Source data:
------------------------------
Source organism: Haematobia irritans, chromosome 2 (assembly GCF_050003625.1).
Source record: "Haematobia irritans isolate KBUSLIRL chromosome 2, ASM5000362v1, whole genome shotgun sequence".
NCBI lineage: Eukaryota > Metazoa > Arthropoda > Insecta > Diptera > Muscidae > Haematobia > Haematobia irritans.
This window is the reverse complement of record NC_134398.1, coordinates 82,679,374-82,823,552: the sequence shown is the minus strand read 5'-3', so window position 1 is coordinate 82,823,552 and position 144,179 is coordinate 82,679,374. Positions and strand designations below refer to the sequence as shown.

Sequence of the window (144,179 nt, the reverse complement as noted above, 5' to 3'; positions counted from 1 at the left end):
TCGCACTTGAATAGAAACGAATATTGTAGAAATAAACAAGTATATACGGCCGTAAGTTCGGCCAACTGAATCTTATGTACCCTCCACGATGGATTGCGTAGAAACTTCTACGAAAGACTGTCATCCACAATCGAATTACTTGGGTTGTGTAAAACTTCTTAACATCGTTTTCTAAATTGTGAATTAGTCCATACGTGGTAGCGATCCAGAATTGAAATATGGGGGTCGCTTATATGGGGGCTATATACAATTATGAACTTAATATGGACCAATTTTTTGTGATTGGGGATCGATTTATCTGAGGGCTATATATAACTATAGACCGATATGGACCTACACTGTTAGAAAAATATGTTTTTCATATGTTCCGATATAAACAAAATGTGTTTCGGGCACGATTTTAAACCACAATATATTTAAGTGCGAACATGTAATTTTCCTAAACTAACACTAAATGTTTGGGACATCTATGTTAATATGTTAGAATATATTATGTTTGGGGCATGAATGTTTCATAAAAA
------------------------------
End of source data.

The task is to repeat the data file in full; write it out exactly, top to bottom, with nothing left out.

Source organism: Haematobia irritans, chromosome 2 (assembly GCF_050003625.1).
Source record: "Haematobia irritans isolate KBUSLIRL chromosome 2, ASM5000362v1, whole genome shotgun sequence".
NCBI lineage: Eukaryota > Metazoa > Arthropoda > Insecta > Diptera > Muscidae > Haematobia > Haematobia irritans.
This window is the reverse complement of record NC_134398.1, coordinates 82,679,374-82,823,552: the sequence shown is the minus strand read 5'-3', so window position 1 is coordinate 82,823,552 and position 144,179 is coordinate 82,679,374. Positions and strand designations below refer to the sequence as shown.

Sequence of the window (144,179 nt, the reverse complement as noted above, 5' to 3'; positions counted from 1 at the left end):
TCGCACTTGAATAGAAACGAATATTGTAGAAATAAACAAGTATATACGGCCGTAAGTTCGGCCAACTGAATCTTATGTACCCTCCACGATGGATTGCGTAGAAACTTCTACGAAAGACTGTCATCCACAATCGAATTACTTGGGTTGTGTAAAACTTCTTAACATCGTTTTCTAAATTGTGAATTAGTCCATACGTGGTAGCGATCCAGAATTGAAATATGGGGGTCGCTTATATGGGGGCTATATACAATTATGAACTTAATATGGACCAATTTTTTGTGATTGGGGATCGATTTATCTGAGGGCTATATATAACTATAGACCGATATGGACCTACACTGTTAGAAAAATATGTTTTTCATATGTTCCGATATAAACAAAATGTGTTTCGGGCACGATTTTAAACCACAATATATTTAAGTGCGAACATGTAATTTTCCTAAACTAACACTAAATGTTTGGGACATCTATGTTAATATGTTAGAATATATTATGTTTGGGGCATGAATGTTTCATAAAAA